To diffuse much of the confusion of what is actually coming up for 2013 in relation to the Health Care Reform Act (Obamacare), below is a quick guide for businesses in relation to their employees. Keep in mind, this guide does address some of the other major changes in 2014 and changes to individual tax returns. For example, that employer dreaded mandate that applies to companies with 50 full-time equivalent employees does not take effect until January 1, 2014.
Flexible Spending Account Now Limited
Effective January 1, 2013, Flexible Spending Accounts (FSA) has a limit of $2,500. Prior to this restriction, employers had some voluntarily imposed limits but otherwise employees could defer an unlimited amount into their FSA plan.
An FSA, also known as a flexible spending arrangement, is one of a number of tax-advantaged financial accounts that can be set up through a cafeteria plan of an employer. An FSA allows an employee to set aside a portion of earnings to pay for qualified expenses as established in the cafeteria plan, most commonly for medical expenses but often for dependent care or other expenses. Money deducted from an employee’s pay into an FSA is not subject to payroll taxes, resulting in substantial payroll tax savings. One significant disadvantage to using an FSA is that funds not used by the end of the plan year are lost to the employee, known as the “use it or lose it” rule.
Notice of Insurance Exchanges
Starting March 1, 2013 employers will be required to provide a notice to its employees explaining the right to purchase health care coverage on an exchange. These notices yet to have clear requirements, but we expect to see those specifications from the federal government soon.
Part of the health care reform is the implementation of insurance exchange. This exchange is a set of a state-regulated and standardized health care plans from which individuals may purchase health insurance eligible for federal subsidies. These exchanges must be certified by January 1, 2014.
Annual Limits of Health Benefits Being Phased Out
Starting January 1, 2013, annual limits for essential health benefits cannot be less than $2 million leading up to an eventual phase out in 2014. Most benefits of major medical coverage comes under this category including prescription drug coverage and mental health coverage.
Before the health care law, many health plans set an annual limit. Many plans also set a lifetime limit. You were required to pay the cost of all care exceeding those limits. According to the act, essential health benefits must include items and services within at least the following 10 categories: ambulatory patient services; emergency services; hospitalization; maternity and newborn care; mental health and substance use disorder services, including behavioral health treatment; prescription drugs; rehabilitative and habilitative services and devices; laboratory services; preventive and wellness services and chronic disease management; and pediatric services, including oral and vision care.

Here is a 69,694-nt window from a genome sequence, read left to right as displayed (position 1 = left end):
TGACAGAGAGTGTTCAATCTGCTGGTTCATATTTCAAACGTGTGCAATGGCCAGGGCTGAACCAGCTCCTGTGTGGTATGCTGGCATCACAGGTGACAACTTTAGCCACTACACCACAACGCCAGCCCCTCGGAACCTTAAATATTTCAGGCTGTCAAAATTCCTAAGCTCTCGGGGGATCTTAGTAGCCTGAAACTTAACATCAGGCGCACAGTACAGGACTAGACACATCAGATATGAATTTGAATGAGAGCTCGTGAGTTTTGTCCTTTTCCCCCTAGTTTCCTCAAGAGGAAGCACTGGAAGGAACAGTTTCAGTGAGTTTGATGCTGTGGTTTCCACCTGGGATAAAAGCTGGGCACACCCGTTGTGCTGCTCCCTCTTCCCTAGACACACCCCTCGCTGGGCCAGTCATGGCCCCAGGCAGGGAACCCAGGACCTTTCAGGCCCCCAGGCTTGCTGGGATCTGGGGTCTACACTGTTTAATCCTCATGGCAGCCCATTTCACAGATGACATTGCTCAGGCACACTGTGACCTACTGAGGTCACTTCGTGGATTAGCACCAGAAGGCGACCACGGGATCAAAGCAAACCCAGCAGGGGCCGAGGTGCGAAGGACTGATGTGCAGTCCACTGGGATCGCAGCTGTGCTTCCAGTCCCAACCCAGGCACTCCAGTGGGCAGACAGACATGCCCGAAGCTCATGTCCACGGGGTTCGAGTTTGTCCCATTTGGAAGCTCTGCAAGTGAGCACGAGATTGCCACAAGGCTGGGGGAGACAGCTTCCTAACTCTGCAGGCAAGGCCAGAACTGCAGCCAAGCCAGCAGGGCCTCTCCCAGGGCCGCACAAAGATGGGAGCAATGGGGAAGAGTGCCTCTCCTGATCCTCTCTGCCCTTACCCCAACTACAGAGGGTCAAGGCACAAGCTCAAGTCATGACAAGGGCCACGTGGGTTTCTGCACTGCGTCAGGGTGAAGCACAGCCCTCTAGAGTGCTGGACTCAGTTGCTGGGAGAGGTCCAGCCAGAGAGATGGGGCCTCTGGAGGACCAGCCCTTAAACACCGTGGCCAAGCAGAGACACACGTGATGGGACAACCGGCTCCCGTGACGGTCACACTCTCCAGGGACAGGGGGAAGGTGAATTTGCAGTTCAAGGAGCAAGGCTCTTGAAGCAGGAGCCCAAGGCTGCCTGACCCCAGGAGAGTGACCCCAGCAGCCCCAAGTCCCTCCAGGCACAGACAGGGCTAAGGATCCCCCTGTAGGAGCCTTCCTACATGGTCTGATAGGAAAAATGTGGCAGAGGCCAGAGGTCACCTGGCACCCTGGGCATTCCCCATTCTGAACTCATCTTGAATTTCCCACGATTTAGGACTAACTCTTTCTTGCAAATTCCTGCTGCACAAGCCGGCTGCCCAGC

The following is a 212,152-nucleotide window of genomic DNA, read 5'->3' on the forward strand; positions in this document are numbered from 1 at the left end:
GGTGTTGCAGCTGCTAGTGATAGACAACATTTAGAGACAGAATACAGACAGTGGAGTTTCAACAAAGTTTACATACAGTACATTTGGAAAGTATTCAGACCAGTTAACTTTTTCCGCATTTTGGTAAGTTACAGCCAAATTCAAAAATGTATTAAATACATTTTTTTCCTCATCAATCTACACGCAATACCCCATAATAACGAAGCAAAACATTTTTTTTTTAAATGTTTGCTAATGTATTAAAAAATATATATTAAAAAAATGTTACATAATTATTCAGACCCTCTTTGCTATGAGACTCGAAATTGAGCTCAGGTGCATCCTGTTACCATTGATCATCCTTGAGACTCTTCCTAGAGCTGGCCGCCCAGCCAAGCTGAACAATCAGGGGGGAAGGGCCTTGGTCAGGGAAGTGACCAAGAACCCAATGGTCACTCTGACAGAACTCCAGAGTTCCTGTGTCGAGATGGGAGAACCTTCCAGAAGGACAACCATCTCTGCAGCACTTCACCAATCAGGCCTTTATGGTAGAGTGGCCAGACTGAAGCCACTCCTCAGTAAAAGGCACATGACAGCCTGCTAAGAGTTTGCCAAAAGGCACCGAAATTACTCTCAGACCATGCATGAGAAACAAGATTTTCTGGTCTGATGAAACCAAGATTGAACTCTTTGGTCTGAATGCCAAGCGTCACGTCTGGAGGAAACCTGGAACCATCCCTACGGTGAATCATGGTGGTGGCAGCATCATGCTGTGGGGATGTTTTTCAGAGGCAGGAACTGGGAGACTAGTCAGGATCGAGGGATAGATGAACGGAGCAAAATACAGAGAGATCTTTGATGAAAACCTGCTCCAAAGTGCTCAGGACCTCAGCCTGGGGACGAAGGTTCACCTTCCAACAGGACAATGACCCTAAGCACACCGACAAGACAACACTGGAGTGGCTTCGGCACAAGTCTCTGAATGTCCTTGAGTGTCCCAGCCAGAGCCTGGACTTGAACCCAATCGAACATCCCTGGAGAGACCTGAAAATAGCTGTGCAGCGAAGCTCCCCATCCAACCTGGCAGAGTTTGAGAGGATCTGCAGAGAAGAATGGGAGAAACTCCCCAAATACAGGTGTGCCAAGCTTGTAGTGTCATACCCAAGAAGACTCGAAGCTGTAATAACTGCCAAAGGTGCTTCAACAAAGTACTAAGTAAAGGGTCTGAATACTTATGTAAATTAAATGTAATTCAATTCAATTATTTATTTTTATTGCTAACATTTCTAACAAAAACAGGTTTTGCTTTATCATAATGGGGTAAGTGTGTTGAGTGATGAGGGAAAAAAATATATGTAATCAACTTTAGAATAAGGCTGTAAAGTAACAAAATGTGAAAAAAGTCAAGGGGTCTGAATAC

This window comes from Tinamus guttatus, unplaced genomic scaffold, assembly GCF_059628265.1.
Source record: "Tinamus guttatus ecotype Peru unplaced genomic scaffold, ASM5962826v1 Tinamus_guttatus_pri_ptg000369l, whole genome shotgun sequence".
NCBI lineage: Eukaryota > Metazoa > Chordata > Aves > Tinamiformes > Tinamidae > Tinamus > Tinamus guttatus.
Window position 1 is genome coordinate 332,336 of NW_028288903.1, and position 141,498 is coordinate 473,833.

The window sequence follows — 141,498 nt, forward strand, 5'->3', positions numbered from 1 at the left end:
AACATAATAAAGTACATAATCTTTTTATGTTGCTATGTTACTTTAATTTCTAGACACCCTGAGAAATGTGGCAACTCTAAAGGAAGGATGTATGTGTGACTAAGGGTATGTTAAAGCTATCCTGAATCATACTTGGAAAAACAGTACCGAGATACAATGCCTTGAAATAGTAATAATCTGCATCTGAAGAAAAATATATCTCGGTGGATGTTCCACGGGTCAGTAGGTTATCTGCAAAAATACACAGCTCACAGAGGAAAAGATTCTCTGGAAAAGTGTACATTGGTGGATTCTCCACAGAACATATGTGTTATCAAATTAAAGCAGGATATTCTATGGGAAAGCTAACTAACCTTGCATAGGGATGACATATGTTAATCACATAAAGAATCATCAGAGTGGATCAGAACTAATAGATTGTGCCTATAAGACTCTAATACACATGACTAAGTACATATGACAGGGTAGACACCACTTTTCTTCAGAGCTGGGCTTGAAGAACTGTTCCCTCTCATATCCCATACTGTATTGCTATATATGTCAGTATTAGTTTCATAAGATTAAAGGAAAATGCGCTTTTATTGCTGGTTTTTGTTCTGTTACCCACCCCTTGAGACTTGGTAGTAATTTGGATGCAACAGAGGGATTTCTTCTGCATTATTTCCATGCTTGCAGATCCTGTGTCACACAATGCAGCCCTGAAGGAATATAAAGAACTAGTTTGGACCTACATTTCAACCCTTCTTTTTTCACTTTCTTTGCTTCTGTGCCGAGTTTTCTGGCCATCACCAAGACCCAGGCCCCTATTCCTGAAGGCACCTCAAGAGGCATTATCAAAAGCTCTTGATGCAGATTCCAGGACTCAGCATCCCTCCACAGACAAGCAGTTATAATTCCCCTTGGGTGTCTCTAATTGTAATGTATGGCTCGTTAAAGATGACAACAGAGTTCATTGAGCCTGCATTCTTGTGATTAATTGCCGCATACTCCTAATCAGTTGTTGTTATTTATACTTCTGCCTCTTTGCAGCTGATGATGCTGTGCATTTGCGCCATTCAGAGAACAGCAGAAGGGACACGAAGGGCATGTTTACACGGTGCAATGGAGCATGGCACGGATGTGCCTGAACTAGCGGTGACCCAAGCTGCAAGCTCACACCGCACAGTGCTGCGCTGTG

W-2 Reporting Health Coverage
Starting January 2013, employers with more than 250 W-2’s filed for 2012 must report the cost of health coverage provided to each employee for reporting of the 2012 calendar year. This includes employer-paid and employee-paid coverage. Currently, this reporting is merely informational and does not have a penalty at the writing of this article.
Medicare Part D Subsidy Deduction Removed
Effective January 1, 2013, employers may no longer deduct expenses covered by the federal subsidy that some employers receive for providing retiree prescription drug coverage. This deduction used to apply to all retiree prescription drug expenses without a reduction for the subsidy and the subsidy is not included in the employer’s taxable income.
Fee on Comparative Effectiveness Research
With an initial fee due by July 31, 2013, the new health care law imposes a fee on group health plans to promote research comparing effectiveness and risks of medical treatments. The insurer is responsible for calculating and paying the fee for insured plans and the plan sponsor for self-insured plans. In 2013, the fee is one dollar multiplied by the average number of covered lives. For 2014, this goes up to two dollars and then increased by inflation until 2019.